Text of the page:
New land management and conservation regulations around the Hornstrandir nature preserve in the Westfjords went into effect on Friday, RÚV reports. The new regulations now ban camping outside of specially designated areas and put significant restrictions on cruise ship landings, among other measures that have been put in place to keep the preserve as “untouched as possible” for future generations.
Hornstrandir was established as a nature preserve in 1975. The updated Hornstrandir regulations are the result of a collaboration between local land owners, as well as planning authorities and the Environment Agency of Iceland. They reiterate the overall conservation plan for Hornstrandir, and also lay out an action plan for the more pressing concerns related to the preserve and the order in which they need to be prioritized between now and 2023. Travel habits have changed a great deal since the last time these regulations were examined, Kristín Ósk Jónasdóttir, a specialist working with the Environment Agency, points out, which is why it was important to update them now.
Per the new regulations, it is no longer legal for visitors to camp in Hornstrandir except in specifically designated areas where sanitary facilities have been provided. Likewise, visitors may not ride bikes or bring dogs within the preserve (exceptions are made for dog owners who live within the boundaries of the preserve, as well as people with rescue or service dogs). Tour group size will be limited: a maximum of 30 people in the western part of the preserve and 15 in the eastern part. Larger tour groups will need to apply to the Environment Agency for an exception. The landing of cruise ships with 50 passengers or more will also no longer be permitted within the preserve. It’s also requested that the Coast Guard update its navigational chart such that all ship traffic must be at least 115 metres [377 ft] away from all sea bird colonies and require that permission to take videos or photographs be specially obtained from the Environment Agency, as both can have a negative effect not only on other visitors’ experience, but also on the wildlife itself.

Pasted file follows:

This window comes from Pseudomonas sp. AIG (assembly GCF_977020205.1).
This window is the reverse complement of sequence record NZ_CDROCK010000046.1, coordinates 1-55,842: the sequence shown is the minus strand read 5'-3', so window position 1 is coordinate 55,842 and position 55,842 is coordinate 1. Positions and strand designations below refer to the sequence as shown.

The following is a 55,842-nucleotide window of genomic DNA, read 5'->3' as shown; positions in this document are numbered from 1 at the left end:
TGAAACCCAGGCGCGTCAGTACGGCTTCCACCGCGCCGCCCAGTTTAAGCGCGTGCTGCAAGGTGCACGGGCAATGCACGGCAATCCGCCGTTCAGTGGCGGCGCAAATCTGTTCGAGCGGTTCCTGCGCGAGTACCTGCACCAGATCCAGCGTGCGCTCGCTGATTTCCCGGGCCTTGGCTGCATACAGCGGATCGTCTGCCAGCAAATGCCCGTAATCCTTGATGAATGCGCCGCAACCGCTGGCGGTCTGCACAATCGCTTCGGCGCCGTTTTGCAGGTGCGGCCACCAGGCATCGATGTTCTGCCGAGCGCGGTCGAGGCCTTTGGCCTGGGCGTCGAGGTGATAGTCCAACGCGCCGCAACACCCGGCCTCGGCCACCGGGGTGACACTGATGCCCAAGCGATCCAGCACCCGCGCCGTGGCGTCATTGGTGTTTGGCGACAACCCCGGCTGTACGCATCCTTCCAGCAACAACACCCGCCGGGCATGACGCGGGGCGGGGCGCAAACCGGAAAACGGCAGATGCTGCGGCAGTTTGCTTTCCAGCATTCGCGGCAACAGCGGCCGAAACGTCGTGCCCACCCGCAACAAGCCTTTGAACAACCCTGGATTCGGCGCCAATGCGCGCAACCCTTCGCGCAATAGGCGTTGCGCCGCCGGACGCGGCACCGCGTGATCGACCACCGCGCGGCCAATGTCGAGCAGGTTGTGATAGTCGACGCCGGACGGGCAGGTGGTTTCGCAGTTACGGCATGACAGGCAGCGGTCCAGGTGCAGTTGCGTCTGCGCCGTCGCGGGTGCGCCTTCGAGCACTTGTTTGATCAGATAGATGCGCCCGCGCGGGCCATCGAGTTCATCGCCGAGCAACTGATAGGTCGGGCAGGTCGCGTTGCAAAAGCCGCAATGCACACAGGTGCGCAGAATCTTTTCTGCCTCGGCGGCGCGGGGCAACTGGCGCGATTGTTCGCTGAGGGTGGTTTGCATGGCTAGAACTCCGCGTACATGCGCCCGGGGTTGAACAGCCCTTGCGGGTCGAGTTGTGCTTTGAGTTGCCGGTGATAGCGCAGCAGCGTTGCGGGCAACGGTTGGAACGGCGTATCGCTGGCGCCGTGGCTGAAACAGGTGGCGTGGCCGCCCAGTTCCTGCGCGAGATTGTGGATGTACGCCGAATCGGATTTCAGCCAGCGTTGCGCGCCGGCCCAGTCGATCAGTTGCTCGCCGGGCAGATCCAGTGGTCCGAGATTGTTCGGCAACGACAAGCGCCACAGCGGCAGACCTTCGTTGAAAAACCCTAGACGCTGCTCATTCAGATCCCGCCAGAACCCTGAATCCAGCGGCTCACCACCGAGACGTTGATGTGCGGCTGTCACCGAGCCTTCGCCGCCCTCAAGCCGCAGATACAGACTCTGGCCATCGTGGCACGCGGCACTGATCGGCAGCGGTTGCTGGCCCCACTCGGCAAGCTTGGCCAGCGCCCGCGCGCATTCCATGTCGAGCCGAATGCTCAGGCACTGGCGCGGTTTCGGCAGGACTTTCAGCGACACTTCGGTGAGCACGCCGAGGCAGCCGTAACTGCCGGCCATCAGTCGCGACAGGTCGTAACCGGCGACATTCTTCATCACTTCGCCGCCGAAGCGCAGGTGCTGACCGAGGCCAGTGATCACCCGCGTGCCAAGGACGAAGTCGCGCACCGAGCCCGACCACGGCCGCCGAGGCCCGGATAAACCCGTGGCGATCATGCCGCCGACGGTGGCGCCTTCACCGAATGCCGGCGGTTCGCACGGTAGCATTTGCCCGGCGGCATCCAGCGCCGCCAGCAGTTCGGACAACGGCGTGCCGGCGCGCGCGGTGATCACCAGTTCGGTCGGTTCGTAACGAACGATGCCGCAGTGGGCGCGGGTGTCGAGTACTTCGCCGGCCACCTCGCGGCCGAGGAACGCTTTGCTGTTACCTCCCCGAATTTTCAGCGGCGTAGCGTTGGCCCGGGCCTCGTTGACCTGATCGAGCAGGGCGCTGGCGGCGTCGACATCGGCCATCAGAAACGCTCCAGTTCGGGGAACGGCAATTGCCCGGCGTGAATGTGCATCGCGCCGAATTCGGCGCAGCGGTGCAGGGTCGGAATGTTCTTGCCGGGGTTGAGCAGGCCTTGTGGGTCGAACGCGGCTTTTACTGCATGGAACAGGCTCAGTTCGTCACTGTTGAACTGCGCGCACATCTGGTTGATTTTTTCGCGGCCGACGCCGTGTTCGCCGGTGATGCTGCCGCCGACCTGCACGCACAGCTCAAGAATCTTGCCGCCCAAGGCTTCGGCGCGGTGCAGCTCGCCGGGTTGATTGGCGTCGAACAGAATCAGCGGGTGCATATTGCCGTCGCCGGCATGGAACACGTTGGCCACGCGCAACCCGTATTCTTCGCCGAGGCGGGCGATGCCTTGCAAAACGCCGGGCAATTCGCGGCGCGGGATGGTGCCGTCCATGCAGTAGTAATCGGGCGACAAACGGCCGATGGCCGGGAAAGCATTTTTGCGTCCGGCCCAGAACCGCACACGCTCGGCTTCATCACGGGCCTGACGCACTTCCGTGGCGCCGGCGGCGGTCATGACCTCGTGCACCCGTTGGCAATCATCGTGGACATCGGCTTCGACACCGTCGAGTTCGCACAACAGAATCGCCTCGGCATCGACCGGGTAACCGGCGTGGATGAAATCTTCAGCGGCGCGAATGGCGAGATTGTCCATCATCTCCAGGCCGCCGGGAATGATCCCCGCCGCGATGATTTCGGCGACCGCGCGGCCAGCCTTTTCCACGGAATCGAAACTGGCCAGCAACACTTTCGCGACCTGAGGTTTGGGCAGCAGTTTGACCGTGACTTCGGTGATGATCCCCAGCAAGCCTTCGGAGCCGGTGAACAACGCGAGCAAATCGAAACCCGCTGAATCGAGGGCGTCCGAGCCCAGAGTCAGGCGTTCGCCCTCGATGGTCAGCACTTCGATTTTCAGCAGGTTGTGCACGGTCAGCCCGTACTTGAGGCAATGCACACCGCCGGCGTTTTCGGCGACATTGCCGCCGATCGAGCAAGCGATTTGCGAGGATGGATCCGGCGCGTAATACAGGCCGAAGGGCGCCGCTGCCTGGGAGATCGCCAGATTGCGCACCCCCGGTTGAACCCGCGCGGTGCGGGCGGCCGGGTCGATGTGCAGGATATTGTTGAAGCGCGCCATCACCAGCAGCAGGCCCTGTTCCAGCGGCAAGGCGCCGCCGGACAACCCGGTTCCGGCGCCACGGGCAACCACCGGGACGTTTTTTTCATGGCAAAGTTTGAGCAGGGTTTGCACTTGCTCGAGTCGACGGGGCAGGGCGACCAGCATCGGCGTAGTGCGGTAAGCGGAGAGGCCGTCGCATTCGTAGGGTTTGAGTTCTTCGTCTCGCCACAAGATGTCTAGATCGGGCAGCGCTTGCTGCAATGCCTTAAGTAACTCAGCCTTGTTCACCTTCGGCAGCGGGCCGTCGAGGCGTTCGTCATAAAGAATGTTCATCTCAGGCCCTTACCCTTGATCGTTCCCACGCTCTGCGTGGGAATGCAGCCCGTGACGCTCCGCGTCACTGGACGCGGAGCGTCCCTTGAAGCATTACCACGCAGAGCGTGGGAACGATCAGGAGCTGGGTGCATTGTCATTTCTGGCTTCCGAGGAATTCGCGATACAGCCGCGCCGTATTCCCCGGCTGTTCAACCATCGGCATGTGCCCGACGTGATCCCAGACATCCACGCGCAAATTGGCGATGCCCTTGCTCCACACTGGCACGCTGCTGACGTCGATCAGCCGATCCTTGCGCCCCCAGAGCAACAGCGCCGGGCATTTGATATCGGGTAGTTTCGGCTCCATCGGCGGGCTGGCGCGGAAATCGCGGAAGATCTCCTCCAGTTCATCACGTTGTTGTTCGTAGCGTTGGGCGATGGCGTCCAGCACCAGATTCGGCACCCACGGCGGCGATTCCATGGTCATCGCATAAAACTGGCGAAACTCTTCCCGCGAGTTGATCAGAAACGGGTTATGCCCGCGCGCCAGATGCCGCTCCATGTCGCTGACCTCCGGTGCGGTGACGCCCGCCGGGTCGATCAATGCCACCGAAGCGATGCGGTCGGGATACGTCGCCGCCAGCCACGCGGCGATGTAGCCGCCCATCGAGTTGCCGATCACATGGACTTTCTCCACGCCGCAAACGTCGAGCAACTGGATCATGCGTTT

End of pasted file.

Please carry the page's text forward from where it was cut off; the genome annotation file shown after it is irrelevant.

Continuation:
Kristín Ósk says that maintaining the tranquility of the preserve is important, which is why helicopter landings and drone operation is also not allowed within its boundaries. Similarly are small aircraft landings only allowed within designated areas in the preserve. “In all reality, we’re trying to keep the preserve as untouched as possible and what we’ve been trying to do in the preceding decades should still be possible for coming generations to do as well.”